Old-school kopitiam desserts 


Grass Jelly Iced

To me, a bowl of green bean soup is akin to my grandmother telling me, “Don’t worry, everything will be alright.” It’s what I grew up to – homemade green bean soup piping hot in the kitchen after long, tiring days in the classroom. 

We’ve already covered Singapore’s veteran stalls that still prepare their dishes the traditional way, but nothing tastes more like home than old-school desserts. Inspired by its superpower as a timeless source of comfort, I embarked on a journey around Singapore to find the best traditional desserts in our kopitiams. Here’s a list of my top 11 favourites.  


1. Xing Xing @ Maxwell


Onden Ondeh

Ondeh Ondeh

 Tapioca Cake

Mr Ang Tiong Guan wakes up at 3am every morning. Just like how we get out of bed to brush our teeth, cooking sweet potatoes has become part of his everyday routine. Together with his wife, they keep alive the hawker tradition of his parents, who used to peddle their dishes along China Street more than 60 years ago.

Two batches of Ondeh Ondeh ($0.50) are made fresh daily at 7am and 11am. While many stalls use pandan to make the kueh these days, here you’ll find the classic version with a handmade sweet potato ball. So good, it’s sold out within 2 hours. If you miss it, try their Tapioca Cake ($0.50) that’ll also give you a treat with its pillowy texture and light sweetness. 

Address: 1 Kadayanallur Street, Maxwell Food Centre Stall #01-31, Singapore 069184
Opening Hours: 7am – 2pm, Closed on Sun
Contact: 9730 2833 / 9863 2833


2. 115 Tang Shui @ Chinatown 


Tang Shui

Source: @sgfoodonfoot

Hawker business is serious business for the Toh family, who runs 115 Tang Shui. Everything from the cooking, to the grinding of beans, and even the selection of ingredients are carried out by the family members and no one else.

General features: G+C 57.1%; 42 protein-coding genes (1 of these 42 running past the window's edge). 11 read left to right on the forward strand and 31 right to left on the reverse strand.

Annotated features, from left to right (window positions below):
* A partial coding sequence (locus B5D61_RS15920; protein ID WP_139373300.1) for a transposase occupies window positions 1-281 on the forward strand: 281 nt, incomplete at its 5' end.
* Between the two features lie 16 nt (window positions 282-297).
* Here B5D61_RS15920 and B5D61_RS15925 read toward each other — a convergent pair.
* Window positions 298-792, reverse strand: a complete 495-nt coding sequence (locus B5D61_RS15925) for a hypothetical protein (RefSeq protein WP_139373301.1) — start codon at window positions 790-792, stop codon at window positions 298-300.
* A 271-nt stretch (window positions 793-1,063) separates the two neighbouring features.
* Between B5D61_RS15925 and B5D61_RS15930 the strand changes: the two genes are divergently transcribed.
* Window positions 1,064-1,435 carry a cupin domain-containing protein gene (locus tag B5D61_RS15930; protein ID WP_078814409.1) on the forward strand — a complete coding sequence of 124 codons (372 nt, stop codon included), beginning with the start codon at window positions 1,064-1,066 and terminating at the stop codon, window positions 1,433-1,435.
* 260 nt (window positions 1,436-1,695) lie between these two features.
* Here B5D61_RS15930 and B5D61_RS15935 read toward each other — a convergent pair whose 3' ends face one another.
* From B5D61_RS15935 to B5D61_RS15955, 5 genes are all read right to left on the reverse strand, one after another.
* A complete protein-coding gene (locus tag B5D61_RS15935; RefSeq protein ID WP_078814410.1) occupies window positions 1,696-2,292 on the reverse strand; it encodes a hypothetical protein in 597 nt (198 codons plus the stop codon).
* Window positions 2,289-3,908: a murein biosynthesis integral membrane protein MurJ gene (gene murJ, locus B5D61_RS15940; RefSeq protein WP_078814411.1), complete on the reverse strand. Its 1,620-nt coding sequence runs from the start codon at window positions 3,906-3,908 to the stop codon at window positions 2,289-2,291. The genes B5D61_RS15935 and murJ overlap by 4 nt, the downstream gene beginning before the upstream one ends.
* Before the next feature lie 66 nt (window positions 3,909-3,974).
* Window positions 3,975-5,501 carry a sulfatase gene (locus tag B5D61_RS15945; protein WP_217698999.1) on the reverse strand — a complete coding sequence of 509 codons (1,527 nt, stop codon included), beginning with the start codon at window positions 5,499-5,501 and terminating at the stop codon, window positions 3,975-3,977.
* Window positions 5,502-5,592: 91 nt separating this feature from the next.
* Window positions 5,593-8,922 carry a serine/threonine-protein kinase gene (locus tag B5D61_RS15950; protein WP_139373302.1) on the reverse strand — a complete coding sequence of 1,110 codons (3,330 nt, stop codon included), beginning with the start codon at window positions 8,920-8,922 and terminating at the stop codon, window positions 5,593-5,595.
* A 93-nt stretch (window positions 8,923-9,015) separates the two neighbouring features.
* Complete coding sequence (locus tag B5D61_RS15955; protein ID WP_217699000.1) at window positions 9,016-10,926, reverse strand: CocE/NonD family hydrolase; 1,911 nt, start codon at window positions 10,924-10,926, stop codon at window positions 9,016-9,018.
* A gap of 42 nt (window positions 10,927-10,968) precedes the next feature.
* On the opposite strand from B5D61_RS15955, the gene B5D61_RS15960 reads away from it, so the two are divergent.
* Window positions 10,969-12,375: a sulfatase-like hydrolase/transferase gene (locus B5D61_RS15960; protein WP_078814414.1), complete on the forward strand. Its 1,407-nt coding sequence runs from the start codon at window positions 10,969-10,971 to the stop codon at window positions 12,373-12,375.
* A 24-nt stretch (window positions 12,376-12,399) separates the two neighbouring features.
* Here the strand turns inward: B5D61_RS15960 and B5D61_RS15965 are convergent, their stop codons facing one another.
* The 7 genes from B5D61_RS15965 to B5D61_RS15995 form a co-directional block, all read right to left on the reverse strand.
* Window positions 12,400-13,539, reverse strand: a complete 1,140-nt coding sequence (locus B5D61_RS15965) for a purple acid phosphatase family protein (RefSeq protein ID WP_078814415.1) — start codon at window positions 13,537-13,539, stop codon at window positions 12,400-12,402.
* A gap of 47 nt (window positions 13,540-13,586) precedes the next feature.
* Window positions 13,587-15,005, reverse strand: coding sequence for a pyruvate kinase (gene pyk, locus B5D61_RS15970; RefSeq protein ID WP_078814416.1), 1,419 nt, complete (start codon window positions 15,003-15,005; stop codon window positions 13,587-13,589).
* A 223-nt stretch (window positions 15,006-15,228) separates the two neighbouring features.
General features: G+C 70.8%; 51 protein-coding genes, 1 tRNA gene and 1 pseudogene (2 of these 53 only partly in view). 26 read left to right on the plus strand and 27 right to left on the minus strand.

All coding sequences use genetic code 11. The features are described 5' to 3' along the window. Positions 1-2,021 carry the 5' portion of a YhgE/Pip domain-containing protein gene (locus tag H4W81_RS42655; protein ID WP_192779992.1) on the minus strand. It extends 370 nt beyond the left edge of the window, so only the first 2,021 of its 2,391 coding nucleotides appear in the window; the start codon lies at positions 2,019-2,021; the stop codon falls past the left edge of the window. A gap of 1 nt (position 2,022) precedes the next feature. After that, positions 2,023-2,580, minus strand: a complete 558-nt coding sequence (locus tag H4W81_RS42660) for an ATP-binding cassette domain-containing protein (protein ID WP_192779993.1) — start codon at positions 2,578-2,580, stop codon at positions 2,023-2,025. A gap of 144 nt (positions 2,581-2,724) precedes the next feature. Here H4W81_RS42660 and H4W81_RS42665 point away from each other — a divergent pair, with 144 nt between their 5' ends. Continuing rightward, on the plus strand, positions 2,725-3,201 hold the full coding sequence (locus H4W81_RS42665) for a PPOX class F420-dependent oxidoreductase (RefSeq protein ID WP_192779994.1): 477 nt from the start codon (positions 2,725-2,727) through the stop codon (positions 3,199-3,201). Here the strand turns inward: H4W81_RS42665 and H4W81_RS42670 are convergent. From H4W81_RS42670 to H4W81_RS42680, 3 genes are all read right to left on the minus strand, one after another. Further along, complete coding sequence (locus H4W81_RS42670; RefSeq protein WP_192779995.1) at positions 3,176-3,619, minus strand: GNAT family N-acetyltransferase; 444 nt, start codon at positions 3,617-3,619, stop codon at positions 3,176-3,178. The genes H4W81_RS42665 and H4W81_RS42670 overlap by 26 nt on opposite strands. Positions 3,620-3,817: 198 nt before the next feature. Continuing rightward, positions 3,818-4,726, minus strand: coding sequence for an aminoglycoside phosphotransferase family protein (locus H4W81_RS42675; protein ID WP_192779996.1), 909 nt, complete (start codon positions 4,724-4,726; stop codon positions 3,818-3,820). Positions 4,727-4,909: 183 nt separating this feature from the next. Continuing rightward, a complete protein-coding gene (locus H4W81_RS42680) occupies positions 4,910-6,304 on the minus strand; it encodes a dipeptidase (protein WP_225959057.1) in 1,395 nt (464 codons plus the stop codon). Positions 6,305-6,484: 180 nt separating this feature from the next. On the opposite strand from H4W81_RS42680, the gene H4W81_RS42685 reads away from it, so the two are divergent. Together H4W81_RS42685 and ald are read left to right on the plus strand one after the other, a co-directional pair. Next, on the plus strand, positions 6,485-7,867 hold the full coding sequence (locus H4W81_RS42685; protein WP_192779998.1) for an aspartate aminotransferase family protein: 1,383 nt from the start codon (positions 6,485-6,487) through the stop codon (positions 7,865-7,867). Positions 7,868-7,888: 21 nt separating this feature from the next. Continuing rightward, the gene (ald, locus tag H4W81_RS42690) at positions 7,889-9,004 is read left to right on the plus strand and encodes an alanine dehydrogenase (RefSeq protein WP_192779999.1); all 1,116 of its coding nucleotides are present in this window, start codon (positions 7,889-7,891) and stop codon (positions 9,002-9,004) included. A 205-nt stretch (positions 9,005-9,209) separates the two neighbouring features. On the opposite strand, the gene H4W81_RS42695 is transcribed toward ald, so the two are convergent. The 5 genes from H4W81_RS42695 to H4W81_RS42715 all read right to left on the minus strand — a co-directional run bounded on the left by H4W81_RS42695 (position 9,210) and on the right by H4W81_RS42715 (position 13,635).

Their dedication is evident with a taste of their traditional Cantonese style desserts. Featuring various traditional pastes such as peanut paste, black sesame paste, almond paste, and pumpkin corn paste, all the flavours haven’t changed since 1966. 

Address: Chinatown Complex Food Centre, Blk 335 Smith Street, #02-206, Singapore 050336
Opening Hours: 7.30am – 5pm daily, Closed on Tue
Contact: 9820 6001
Website: https://www.facebook.com/115TangShui


3. Cendol Geylang Serai @ Geylang Serai



Believe it or not, cendol existed even before the invention of ice – that’s how long its history dates back to. But it was only after shaved ice was added to the dish, that it became hugely popular in the region. 

 No Red Bean Cendol

This corner stall at Geylang Serai prides itself as serving original Cendol ($1.50), with homemade cendol strips and sweet-salty coconut milk. Opened in 1952, the business is now run by a 2nd generation of brothers. A notice on the stall front proudly states “NO RED BEANS” – red beans are a sign of inauthenticity, I assume. 

Address: 1 Geylang Serai, Geylang Serai Food Centre, Singapore 402001
Opening Hours: 8.30am – 6.30pm daily 
Contact: 9485 5845
Website: https://www.facebook.com/cendolgs 


4.  Zhao An Granny Grass Jelly @ Golden Mile


Grass Jelly

This is a story about a boy who decided to carry on the passion of his grandmother. Mdm Sim Sai Geok started selling grass jelly as a street hawker in 1946, back in the days of roving pushcarts. While she thought her legacy would end there, it was reignited by Mr Yeo Hwee Seng in 1996 with his grandma’s recipe. 

It’s hard to find homemade grass jelly today. Knowing it’s made from scratch with a recipe that passed through generations adds a special charm to the Chin Chow ($1.30) here. And well, nothing beats an icy bowl in Singapore’s tropical heat! 

Address: 505 Beach Road, Golden Mile Food Centre #01-58, Singapore 199583
Opening Hours: 11.30am – 8pm (Mon-Sun)
Contact: 9146 7313
Website: https://www.facebook.com/Zhao-An-Granny-Grass-Jelly-128904860559551/ 


5. Tiong Bahru Tao Suan @ Tiong Bahru


Tao Suan


Tau Suan is one tough dessert to perfect. Made with split mung beans, you have to be careful they aren’t overcooked that they become mushy. The stall at Tiong Bahru succeeds in achieving the right bite and consistency, and it pairs superbly with their freshly made You Tiao. You don’t want to resist a bowl of Tao Suan ($1) next time you’re in the area.

Note: Tao Suan is only for sale in the morning until they’re sold out. 

Address: Blk 30 Seng Poh Road, #02-55 Tiong Bahru Hawker Centre, Singapore 168898
Opening Hours: 7.30am – 3.30pm, Closed on Tue


6. Zhen Jie Dessert @ Amoy Street


Zhen Jie dessert